As with any list, there’s sure to be some people left off–this one will be only 100 artists long and primarily be the first 100 we really thought about. Sorry if you or your favorite band was left off. 

Face it, the genre’s dead. A dying star. A red giant. It’ll all come crashing down. And all we’ll be left with are the genuine songwriters not trying to commercialize on how redneck they are.

No to more Texas Country. Long live Singer-Songwriter Gothic-Country Blues-Folk, Red Dirt Songwriter Root-Rock Revivalist Country, and Outlaw Roots-Rock Revivalist Sepia-Folk.

The “Texas Country” List*

*Alphabetized

A

Josh Abbott Band: Arena Dancehall Country
Brandon Adams & The Sad Bastards:  Dark n’ Heavy Garage Rock Singer-Songwriter
Terry Allen: Alternative Flatland Storyteller Country

B

The Band of Heathens: Southern-Gothic Roots Rock Folk 
Kyle Bennett Band: Southern Blue Collar Roadhouse Country
Ryan Bingham: Rustic-Outlaw Dark Roots-Rock Revivialist Sepia-Folk 
Jason Boland & The Stragglers: Red Dirt Neo-Traditional Honky-Tonk
Wade Bowen: Dancehall Singer-Songwriter Country

C

The Cadillac Three: Southern-Swamp Cock-Rock
Danny Cadra: Neo-Traditional Country Revivalist 
Hayes Carll: Grit n’ Groove Tone n’ Taste Blues-Folk Revivalist
Bob Childers: Pioneering Red Dirt Singer-Songwriter
Guy Clark: Quintessential Singer-Songwriter Storyteller Country
Slaid Cleaves: Traditional Singer-Songwriter Folk 
Cooder Graw: Neo-Traditional Country Rock Revivalist
Johnny Cooper: Transitional Glossy Fraternity to Funk Country Rock
Roger Creager: Fraternity Dancehall Singer-Songwriter Country 
Crooks: Spaghetti Western Truck-Driver Country Honky-Tonk
Cross Canadian Ragweed: Insurgent Alternative Southern Garage Country-Rock

D

Damn Quails: New Wave Red Dirt Singer-Songwriter Country
The Departed: Alternative Red Dirt Garage Country-Rock
Dirty River Boys: Outlaw Roots-Rock Revivalist Sepia Folk
Casey Donahew Band: Glossy Pop
Lincoln Durham: Southern-Gothic Country-Blues

E

Jason Eady: Neo-Traditional Singer-Songwriter Country-Revivalist
Fred Eaglesmith: Heartland  Singer-Songwriter Country Rockhouse
Steve Earle: Hardcore Troubadour Country-Folk
Bleu Edmondson: Roadhouse Country Garage
Eleven Hundred Springs: Blue Collar Rowdy Truck Driver Country 
Eli Young Band: Glossy Soccer-Mom Pop-Country

F

The Flatlanders: Cosmic Flatland Country Singer-Songwriter 
Radney Foster: Neo-Traditional Singer-Songwriter Country-Billy
John Fullbright: Next Townes Van Zandt Singer-Songwriter

G

The Great Divide: Pioneering Red Dirt Heartland Garage Country
Pat Green: Standard Fraternity Dancehall Country
William Clark Green: Texland Singer-Songwriter Country Rockhouse Revivalist
Green River Ordinance:  Anthemic Alternative Pop Roots-Rock

H

Phil Hamilton: Shooter Jennings Country
Will Hoge: Alternative Heartland Singer-Songwriter Revivalist
Honeybrowne: Sappy Sorority Country-Pop
Adam Hood: Southland Singer-Songwriter Country
Ray Wylie Hubbard: Grit n’ Groove Tone n’ Taste Blues-Folk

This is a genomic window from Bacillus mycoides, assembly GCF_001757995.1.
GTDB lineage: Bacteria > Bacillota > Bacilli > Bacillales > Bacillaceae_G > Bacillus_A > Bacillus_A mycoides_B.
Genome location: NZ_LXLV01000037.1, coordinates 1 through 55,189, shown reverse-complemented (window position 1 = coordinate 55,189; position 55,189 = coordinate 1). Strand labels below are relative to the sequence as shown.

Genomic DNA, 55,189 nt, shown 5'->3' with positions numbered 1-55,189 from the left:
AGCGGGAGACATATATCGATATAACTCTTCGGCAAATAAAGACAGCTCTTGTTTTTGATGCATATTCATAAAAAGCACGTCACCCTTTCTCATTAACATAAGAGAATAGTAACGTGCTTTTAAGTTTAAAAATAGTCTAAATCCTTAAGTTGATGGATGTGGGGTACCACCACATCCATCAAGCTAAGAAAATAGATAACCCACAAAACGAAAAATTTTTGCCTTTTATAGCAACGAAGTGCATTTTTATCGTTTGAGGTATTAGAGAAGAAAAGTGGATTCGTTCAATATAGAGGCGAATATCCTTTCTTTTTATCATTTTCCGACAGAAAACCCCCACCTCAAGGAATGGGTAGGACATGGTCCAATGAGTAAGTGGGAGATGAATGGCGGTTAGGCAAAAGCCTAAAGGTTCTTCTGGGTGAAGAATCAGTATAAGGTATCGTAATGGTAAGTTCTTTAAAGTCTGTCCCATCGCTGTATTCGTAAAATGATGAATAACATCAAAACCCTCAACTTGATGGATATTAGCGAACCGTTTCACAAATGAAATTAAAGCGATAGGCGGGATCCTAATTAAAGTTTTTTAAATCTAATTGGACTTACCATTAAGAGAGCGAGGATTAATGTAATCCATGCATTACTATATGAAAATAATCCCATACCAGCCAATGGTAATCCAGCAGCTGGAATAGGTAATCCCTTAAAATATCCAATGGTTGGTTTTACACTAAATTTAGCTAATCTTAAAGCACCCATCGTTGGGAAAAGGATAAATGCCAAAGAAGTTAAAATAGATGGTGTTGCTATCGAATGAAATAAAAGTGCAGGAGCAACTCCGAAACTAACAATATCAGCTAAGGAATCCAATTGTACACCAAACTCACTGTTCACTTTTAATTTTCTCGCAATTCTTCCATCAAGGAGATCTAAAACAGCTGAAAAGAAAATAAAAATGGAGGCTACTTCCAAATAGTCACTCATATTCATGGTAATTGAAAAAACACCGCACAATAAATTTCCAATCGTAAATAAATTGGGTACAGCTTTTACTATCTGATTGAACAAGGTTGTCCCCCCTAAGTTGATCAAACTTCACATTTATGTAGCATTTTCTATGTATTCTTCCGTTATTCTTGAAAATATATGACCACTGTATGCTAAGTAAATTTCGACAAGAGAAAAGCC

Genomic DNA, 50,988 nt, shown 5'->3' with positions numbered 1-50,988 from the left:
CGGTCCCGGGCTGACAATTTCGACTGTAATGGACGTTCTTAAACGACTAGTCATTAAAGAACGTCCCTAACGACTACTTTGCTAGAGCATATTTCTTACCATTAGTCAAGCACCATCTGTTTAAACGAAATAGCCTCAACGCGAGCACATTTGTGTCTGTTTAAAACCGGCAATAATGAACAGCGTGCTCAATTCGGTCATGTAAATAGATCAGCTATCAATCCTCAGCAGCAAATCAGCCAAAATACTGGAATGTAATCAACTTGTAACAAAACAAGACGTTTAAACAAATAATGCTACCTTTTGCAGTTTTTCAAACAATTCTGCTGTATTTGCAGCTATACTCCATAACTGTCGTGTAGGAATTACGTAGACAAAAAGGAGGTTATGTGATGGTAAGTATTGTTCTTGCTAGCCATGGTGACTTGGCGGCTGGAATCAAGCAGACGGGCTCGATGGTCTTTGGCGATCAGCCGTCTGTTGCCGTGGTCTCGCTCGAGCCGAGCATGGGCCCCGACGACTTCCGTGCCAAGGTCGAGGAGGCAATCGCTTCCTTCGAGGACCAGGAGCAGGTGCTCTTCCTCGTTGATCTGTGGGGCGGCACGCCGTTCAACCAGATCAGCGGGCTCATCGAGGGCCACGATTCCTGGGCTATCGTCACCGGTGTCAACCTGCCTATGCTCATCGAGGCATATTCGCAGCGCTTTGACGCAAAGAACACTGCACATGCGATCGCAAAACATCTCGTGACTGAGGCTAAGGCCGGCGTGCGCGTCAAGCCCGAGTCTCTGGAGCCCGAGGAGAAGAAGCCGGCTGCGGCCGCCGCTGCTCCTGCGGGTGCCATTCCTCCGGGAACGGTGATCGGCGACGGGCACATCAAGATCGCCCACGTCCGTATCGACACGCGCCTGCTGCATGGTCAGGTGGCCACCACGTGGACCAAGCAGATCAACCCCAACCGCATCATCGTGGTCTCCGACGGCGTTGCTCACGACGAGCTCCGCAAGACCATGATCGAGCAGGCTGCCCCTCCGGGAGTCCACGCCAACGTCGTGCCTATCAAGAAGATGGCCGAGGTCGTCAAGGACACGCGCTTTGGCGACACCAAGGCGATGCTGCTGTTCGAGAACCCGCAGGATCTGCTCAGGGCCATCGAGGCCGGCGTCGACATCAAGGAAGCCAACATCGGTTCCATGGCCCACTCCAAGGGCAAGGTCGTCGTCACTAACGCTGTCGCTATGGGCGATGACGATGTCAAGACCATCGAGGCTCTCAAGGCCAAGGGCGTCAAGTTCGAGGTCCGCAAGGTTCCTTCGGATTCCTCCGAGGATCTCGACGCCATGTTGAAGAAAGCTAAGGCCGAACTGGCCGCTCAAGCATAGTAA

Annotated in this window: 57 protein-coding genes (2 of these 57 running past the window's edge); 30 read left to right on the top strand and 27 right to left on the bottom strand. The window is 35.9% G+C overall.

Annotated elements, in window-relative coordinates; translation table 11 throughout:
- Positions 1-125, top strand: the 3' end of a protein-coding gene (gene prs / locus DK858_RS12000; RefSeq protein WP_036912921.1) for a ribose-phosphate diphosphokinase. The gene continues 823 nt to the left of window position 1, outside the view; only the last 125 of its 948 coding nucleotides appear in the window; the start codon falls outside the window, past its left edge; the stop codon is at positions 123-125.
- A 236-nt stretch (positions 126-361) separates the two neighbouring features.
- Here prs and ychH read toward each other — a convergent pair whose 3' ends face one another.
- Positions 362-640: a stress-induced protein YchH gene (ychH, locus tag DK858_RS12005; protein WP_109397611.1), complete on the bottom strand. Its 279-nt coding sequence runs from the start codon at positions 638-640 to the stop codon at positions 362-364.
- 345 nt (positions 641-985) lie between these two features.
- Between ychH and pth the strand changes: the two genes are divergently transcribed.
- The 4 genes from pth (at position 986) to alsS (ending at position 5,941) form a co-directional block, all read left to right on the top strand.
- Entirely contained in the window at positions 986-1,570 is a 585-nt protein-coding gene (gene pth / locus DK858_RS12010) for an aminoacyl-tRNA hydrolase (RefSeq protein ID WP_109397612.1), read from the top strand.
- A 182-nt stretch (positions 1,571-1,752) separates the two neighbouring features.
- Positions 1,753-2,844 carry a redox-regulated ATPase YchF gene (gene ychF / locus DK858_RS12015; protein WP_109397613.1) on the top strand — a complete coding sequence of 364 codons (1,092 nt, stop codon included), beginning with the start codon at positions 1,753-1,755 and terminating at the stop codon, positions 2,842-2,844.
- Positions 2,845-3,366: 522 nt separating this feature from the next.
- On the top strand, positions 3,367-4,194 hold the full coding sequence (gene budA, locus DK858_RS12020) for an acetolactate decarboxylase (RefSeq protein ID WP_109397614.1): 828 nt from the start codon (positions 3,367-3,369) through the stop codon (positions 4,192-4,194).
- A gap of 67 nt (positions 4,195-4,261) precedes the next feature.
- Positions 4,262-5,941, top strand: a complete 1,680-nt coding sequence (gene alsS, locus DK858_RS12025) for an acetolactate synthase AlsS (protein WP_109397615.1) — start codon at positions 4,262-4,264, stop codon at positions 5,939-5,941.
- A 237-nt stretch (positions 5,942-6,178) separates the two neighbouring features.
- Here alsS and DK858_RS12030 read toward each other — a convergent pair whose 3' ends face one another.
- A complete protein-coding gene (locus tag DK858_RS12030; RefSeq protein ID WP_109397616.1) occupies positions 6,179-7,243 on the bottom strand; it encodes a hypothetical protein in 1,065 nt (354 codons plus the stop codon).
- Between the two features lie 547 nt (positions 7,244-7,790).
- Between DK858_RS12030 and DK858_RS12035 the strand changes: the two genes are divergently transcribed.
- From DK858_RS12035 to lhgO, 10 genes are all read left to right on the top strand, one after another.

I

Jack Ingram: Standard Fraternity Dancehall Country

J

Brandon Jenkins: Rustic Red Dirt Revivalist
Shooter Jennings: Refined Outlaw Country Rock
Waylon Jennings: Pioneering Outlaw Country
Cody Johnson: Redneck Ballad Dancehall Country
Jamey Johnson: Ragged-Contemporary Neo-Outlaw Country 

K

Brian Keane: Heartland Singer-Songwriter Country-Folk
Robert Earl Keen, Jr.: Pioneering Texland Singer-Songwriter Folk-Country
Drew Kennedy: Underrated Singer-Songwriter Country-Folk
John David Kent & The Dumb Angels: Indie Country-Tinged Rock-Pop
Chris Knight: Organic Heartland Singer-Songwriter Grit-Folk
Kris Kristofferson: Classic Singer-Songwriter Storyteller Country

L

Stoney LaRue: Heartland Red Dirt Roots Revivalist 
Lyle Lovett: Progressive Singer-Songwriter Alternative-Country
Corb Lund: Earthy Cowboy Poet Singer-Songwriter Roots-Folk

M

Mike McClure Band: Red Dirt Singer-Songwriter 
Sean McConnell: Singer-Songwriter Blues Soul-Rock
James McMurtry: Cerebral Heartland Country Singer-Songwriter
Micky & The Motorcars: Alternative Garage Country-Rock
Doug Moreland: Western Swing Revival Singer-Songwriter Revivalist
Cory Morrow: Fraternity Country Singer-Songwriter
Kacey Musgraves: New Age Classic Country Pop

N

Gary P. Nunn: Pioneering Progressive Country Singer-Songwriter

O

Old 97’s: Alternative Twang-Country Punk-Rock
Rich O’Toole: Fraternity Dancehall Country

P

Rodney Parker & The 50 Peso Reward: Sharp Indie Country Rock 
Kyle Park: “Honky-Tonk” Fluff Pop Country
K. Phillips & The Concho Pearls: Alternative Garage Roots Country-Honk Rock

Q

Quaker City Night Hawks:  Electric Texas Boogie Garage Blues

R

Reckless Kelly: Alternative Garage Country-Rock
Red Dirt Rangers: Pioneering Red Dirt 
Sam Riggs & The Night People: Roots Country Rock Revival Singer-Songwriter
Charlie Robison: Fraternity Country Singer-Songwriter
Randy Rogers Band: Universal County Fair Dancehall Country

S

Charlie Shafter: Underrated Singer-Songwriter Folk-Blues Revivalist
Billy Joe Shaver: Outlaw Honky-Tonk Singer-Songwriter Country

Six Market Blvd.: Garage Country Rockhouse
Sons of Fathers: Classic Country Beatles Revivalist
Granger Smith: Luke Bryan Country
Todd Snider: Cerebral-Freewheeling Singer-Songwriter Folk
Grady Spencer & The Work: Blues-Rock Singer-Songwriter Soul
Max Stalling: Blue Collar Singer-Songwriter Country

T

Larry Joe Taylor: Texland Songwriter Country
Thieving Birds: Garage Roots Roadhouse Rock

Thrift Store Cowboys: Gothic Indie Spaghetti Western Singer-Songwriter Country
The Trishas: Chamber Pop Singer-Songwriter Country-Folk
Turnpike Troubadours: Red Dirt Songwriter Root-Rock Revivalist Country
Jonathan Tyler & The Northern Lights: Rock and Roll Blues 

U

Uncle Lucius: Gritty Roots Rock-Blues-Soul

V

Townes Van Zandt: Singer-Songwriter Gothic-Country Blues-Folk

W

Jerry Jeff Walker: Progressive Cosmic-Singer-Songwriter Country
Aaron Watson: “Honky-Tonk” Fluff Pop
Josh Weathers: Rock and Roll Blues Soul
Wheeler Brothers: Hip-Indie Roots-Rock Folk
Whiskey Myers: Southern Swamp Garage Rock
Walt Wilkins: Traditional Country-Folk Singer-Songwriter 
Zane Williams: Singer-Songwriter Country-Folk 

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2 responses to “Breakfast with Thomas: “Texas Country” Apocalypse

  1. Glad you tackled this. Now when people ask what kind of music I like, it’ll be so much easier to rattle off this list than say “Texas Country” and have to explain what that ISN’T (to me).

  2. Reblogged this on Like a Gypsy Should and commented:
    I always have a hard time explaining what kind of music I’m passionate about. Is is Texas Country/Americana/Alt Country? New Slang explains the conundrum perfectly and provides a helpful list of bands and their respective genres.